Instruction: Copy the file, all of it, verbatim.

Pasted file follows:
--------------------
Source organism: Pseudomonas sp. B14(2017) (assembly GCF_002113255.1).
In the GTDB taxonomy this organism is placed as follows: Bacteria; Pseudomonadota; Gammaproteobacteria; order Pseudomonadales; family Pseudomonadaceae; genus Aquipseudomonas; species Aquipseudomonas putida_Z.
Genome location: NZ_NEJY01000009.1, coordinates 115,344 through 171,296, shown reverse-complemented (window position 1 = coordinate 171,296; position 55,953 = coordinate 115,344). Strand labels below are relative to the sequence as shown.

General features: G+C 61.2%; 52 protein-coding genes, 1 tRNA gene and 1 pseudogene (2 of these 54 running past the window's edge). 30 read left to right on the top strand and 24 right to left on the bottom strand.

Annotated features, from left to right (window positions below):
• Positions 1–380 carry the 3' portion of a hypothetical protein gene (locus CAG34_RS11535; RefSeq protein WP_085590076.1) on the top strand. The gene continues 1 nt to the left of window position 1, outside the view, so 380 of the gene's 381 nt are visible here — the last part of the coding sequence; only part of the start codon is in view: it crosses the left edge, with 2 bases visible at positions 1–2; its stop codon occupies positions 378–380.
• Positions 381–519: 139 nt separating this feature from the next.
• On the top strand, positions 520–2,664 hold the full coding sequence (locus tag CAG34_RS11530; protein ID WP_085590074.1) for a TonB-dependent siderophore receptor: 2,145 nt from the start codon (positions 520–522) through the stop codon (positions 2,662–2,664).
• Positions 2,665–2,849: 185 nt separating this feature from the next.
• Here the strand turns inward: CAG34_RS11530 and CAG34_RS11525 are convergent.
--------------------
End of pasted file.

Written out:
Source organism: Pseudomonas sp. B14(2017) (assembly GCF_002113255.1).
In the GTDB taxonomy this organism is placed as follows: Bacteria; Pseudomonadota; Gammaproteobacteria; order Pseudomonadales; family Pseudomonadaceae; genus Aquipseudomonas; species Aquipseudomonas putida_Z.
Genome location: NZ_NEJY01000009.1, coordinates 115,344 through 171,296, shown reverse-complemented (window position 1 = coordinate 171,296; position 55,953 = coordinate 115,344). Strand labels below are relative to the sequence as shown.

General features: G+C 61.2%; 52 protein-coding genes, 1 tRNA gene and 1 pseudogene (2 of these 54 running past the window's edge). 30 read left to right on the top strand and 24 right to left on the bottom strand.

Annotated features, from left to right (window positions below):
• Positions 1–380 carry the 3' portion of a hypothetical protein gene (locus CAG34_RS11535; RefSeq protein WP_085590076.1) on the top strand. The gene continues 1 nt to the left of window position 1, outside the view, so 380 of the gene's 381 nt are visible here — the last part of the coding sequence; only part of the start codon is in view: it crosses the left edge, with 2 bases visible at positions 1–2; its stop codon occupies positions 378–380.
• Positions 381–519: 139 nt separating this feature from the next.
• On the top strand, positions 520–2,664 hold the full coding sequence (locus tag CAG34_RS11530; protein ID WP_085590074.1) for a TonB-dependent siderophore receptor: 2,145 nt from the start codon (positions 520–522) through the stop codon (positions 2,662–2,664).
• Positions 2,665–2,849: 185 nt separating this feature from the next.
• Here the strand turns inward: CAG34_RS11530 and CAG34_RS11525 are convergent.